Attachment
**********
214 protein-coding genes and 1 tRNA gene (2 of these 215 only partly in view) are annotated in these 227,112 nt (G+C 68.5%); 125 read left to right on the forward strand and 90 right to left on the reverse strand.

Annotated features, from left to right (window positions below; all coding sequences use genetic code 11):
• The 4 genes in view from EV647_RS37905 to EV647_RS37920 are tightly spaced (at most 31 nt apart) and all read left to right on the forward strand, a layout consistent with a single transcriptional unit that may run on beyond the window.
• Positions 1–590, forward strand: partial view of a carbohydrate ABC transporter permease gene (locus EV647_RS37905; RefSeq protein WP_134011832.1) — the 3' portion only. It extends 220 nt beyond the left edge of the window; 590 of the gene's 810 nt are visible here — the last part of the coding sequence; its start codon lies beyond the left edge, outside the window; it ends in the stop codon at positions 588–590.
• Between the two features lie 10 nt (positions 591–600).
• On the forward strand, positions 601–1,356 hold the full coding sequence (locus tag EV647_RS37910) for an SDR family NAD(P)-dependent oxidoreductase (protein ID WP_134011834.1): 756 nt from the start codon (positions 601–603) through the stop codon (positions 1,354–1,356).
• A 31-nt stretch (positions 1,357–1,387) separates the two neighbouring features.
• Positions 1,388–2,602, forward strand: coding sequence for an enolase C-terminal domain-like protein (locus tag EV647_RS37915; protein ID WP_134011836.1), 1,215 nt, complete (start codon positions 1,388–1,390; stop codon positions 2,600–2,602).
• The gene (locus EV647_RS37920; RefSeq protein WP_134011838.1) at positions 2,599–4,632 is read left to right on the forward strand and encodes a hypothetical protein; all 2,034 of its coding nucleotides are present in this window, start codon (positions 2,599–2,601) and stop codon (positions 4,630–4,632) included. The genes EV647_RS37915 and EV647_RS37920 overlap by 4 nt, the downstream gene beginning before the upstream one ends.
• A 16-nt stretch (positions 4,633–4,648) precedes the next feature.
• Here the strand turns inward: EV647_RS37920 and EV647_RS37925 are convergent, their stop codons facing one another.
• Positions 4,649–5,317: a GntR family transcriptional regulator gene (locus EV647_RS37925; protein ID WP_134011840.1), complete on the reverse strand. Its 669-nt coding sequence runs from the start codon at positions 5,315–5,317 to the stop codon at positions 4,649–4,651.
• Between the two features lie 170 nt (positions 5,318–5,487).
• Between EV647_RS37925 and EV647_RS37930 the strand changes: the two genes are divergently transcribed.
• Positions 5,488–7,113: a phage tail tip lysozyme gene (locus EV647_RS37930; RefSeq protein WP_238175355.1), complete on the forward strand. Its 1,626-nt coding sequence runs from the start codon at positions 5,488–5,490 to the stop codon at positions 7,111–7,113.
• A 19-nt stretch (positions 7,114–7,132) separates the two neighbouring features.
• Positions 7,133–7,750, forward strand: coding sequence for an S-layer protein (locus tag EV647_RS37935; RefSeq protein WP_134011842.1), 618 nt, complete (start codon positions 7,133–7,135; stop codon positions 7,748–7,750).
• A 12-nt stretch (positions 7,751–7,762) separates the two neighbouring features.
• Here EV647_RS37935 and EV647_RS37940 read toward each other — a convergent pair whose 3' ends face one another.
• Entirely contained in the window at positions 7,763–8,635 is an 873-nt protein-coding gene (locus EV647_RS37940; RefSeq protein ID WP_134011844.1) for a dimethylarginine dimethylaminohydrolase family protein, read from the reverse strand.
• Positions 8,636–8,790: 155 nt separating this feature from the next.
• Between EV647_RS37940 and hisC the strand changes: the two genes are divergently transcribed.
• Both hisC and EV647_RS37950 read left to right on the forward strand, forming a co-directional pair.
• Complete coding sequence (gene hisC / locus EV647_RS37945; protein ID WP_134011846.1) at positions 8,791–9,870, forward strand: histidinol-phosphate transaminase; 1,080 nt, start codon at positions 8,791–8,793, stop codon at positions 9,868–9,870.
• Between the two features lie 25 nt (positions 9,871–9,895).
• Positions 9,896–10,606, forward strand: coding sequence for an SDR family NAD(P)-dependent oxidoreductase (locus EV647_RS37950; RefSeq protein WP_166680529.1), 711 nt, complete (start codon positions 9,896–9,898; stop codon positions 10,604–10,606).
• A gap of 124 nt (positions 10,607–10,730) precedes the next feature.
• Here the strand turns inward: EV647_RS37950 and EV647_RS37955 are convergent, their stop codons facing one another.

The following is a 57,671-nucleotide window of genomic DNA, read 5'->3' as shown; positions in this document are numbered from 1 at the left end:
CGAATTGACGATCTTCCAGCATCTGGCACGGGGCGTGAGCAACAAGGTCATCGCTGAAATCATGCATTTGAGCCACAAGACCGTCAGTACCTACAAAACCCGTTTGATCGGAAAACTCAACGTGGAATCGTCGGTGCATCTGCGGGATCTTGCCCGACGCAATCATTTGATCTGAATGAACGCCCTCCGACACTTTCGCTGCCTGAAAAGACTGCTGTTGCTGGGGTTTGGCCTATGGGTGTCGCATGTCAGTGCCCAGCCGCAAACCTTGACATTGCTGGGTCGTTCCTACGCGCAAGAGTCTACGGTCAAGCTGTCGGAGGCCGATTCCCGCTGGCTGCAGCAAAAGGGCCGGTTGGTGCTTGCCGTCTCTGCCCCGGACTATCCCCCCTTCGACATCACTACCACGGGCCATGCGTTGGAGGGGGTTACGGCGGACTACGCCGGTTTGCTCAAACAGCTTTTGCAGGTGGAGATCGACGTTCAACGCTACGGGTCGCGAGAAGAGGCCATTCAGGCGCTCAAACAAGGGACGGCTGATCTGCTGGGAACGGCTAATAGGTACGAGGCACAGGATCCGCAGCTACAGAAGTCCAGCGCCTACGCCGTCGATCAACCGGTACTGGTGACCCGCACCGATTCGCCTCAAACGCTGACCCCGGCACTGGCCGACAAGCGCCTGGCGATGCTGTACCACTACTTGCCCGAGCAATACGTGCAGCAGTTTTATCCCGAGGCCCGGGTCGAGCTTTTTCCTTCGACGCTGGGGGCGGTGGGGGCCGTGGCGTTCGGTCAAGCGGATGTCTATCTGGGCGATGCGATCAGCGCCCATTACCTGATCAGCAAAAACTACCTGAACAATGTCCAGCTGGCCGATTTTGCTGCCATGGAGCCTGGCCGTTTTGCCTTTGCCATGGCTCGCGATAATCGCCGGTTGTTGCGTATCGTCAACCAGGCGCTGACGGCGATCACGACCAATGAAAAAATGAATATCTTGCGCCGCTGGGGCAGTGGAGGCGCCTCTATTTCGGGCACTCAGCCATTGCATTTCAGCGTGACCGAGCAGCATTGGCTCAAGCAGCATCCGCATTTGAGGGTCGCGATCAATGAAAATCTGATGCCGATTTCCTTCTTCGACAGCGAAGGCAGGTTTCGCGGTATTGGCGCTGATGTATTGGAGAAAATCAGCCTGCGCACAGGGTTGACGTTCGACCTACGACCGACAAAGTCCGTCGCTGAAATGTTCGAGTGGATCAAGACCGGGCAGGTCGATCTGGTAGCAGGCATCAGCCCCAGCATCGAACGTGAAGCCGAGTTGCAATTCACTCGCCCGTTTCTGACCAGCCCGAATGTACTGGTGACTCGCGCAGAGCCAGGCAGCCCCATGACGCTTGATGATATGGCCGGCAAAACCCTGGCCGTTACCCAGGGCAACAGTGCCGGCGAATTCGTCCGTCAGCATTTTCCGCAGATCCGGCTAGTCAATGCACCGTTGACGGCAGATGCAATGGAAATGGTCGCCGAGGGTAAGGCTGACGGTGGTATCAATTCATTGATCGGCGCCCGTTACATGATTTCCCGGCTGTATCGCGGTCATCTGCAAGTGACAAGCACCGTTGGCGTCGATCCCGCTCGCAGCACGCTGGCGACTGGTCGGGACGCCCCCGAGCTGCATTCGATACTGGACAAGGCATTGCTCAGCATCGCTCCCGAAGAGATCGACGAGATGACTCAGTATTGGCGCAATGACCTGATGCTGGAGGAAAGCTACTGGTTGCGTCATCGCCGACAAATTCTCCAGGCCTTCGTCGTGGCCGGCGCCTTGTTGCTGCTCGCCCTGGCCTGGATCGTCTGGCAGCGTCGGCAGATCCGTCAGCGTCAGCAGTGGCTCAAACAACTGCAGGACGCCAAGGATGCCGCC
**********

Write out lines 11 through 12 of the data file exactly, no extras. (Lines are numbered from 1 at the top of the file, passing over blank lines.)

• Here the strand turns inward: EV647_RS37920 and EV647_RS37925 are convergent, their stop codons facing one another.
• Positions 4,649–5,317: a GntR family transcriptional regulator gene (locus EV647_RS37925; protein ID WP_134011840.1), complete on the reverse strand. Its 669-nt coding sequence runs from the start codon at positions 5,315–5,317 to the stop codon at positions 4,649–4,651.